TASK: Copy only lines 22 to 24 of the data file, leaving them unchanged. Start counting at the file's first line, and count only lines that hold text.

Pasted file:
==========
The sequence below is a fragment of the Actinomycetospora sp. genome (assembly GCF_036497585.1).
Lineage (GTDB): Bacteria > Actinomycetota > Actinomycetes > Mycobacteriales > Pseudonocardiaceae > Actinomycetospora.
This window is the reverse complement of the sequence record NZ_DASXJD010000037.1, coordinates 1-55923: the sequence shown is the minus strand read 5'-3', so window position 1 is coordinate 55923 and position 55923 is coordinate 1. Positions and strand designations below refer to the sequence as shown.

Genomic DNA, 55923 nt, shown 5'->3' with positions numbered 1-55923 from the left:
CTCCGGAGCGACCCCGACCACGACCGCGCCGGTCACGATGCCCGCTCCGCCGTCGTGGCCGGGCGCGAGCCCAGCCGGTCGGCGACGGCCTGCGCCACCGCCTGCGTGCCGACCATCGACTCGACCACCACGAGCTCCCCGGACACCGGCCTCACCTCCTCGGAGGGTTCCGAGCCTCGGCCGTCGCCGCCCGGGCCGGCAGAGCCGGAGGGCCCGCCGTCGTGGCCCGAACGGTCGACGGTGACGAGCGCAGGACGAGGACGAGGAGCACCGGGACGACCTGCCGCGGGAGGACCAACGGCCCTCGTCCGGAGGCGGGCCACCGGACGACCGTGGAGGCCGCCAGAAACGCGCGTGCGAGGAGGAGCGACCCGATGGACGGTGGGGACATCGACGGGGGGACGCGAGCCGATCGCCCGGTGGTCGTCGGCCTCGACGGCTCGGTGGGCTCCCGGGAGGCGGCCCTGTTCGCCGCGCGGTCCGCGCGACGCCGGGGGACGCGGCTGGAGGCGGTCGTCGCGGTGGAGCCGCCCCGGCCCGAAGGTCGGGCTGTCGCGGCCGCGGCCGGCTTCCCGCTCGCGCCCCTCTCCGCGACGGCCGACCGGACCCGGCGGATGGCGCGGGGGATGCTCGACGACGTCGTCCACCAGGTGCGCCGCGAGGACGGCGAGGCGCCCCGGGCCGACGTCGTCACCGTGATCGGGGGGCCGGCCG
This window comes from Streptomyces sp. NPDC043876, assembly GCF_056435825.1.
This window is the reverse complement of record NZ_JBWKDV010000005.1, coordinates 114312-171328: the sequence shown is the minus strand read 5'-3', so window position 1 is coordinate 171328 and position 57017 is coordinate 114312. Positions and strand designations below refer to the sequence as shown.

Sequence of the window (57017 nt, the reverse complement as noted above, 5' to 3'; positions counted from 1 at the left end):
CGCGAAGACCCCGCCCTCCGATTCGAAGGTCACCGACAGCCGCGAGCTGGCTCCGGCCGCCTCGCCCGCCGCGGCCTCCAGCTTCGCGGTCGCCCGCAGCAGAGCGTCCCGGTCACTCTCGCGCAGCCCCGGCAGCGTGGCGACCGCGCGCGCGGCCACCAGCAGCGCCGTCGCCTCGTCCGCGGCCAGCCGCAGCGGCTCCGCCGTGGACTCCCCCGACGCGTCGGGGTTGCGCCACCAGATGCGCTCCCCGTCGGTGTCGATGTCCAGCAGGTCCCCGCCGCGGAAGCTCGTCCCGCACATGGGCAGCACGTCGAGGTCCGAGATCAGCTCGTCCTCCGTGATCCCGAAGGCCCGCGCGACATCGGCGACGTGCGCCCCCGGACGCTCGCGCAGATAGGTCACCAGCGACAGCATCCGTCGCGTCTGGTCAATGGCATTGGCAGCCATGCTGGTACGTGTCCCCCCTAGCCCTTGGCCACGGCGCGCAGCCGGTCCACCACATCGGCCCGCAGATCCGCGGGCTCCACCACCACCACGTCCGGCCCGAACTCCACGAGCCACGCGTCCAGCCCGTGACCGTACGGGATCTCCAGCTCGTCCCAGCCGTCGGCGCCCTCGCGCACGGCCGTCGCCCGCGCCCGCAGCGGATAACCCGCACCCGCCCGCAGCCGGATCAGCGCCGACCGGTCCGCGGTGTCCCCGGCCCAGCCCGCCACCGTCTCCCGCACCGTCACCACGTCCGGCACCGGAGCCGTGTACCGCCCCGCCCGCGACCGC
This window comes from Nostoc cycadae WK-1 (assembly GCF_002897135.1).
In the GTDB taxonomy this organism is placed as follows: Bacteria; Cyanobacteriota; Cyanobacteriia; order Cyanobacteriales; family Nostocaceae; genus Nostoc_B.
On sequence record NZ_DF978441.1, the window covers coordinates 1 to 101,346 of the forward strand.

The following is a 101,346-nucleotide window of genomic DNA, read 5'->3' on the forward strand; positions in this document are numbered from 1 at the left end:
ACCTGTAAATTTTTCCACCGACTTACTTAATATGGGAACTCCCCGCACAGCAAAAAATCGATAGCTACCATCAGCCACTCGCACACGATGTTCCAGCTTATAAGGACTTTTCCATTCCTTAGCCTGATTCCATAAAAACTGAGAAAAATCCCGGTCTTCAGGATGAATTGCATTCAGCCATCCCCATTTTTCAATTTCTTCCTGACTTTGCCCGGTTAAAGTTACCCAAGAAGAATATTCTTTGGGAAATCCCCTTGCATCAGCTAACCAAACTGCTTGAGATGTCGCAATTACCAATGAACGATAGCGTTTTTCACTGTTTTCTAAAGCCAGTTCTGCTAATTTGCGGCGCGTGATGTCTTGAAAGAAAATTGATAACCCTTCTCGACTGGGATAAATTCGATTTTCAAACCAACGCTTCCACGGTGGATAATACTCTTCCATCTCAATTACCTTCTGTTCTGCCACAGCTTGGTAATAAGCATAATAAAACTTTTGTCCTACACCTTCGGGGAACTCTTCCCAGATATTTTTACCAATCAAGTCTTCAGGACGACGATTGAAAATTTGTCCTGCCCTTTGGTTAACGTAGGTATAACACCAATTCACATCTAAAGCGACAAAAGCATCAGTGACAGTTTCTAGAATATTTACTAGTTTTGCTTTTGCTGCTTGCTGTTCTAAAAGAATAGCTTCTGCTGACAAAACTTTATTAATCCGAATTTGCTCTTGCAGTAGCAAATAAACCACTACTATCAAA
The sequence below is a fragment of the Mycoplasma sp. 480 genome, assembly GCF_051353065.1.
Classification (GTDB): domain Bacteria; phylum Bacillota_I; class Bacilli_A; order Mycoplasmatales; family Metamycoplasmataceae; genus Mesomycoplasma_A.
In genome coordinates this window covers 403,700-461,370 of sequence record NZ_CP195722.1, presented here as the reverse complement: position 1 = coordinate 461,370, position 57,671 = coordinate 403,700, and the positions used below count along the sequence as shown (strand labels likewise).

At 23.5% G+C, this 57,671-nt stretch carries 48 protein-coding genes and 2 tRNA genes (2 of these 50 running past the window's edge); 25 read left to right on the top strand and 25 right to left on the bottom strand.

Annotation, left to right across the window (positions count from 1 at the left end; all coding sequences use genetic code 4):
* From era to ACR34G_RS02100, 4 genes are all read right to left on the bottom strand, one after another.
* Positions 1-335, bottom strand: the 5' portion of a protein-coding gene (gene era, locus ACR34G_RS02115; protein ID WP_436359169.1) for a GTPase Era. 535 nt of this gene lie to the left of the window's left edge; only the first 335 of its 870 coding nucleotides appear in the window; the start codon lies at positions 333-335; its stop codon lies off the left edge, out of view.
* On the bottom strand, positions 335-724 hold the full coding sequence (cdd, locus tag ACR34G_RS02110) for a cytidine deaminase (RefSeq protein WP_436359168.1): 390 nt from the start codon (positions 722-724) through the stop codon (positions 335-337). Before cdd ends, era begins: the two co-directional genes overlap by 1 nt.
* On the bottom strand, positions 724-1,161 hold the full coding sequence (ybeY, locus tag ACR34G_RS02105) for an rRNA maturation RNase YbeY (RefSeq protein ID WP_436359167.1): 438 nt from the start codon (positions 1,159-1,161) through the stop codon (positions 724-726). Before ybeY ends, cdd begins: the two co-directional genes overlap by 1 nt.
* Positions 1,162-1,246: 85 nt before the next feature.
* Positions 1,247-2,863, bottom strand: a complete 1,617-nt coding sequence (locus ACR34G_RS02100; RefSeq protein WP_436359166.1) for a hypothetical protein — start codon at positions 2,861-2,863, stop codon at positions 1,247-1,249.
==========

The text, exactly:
* On the bottom strand, positions 335-724 hold the full coding sequence (cdd, locus tag ACR34G_RS02110) for a cytidine deaminase (RefSeq protein WP_436359168.1): 390 nt from the start codon (positions 722-724) through the stop codon (positions 335-337). Before cdd ends, era begins: the two co-directional genes overlap by 1 nt.
* On the bottom strand, positions 724-1,161 hold the full coding sequence (ybeY, locus tag ACR34G_RS02105) for an rRNA maturation RNase YbeY (RefSeq protein ID WP_436359167.1): 438 nt from the start codon (positions 1,159-1,161) through the stop codon (positions 724-726). Before ybeY ends, cdd begins: the two co-directional genes overlap by 1 nt.
* Positions 1,162-1,246: 85 nt before the next feature.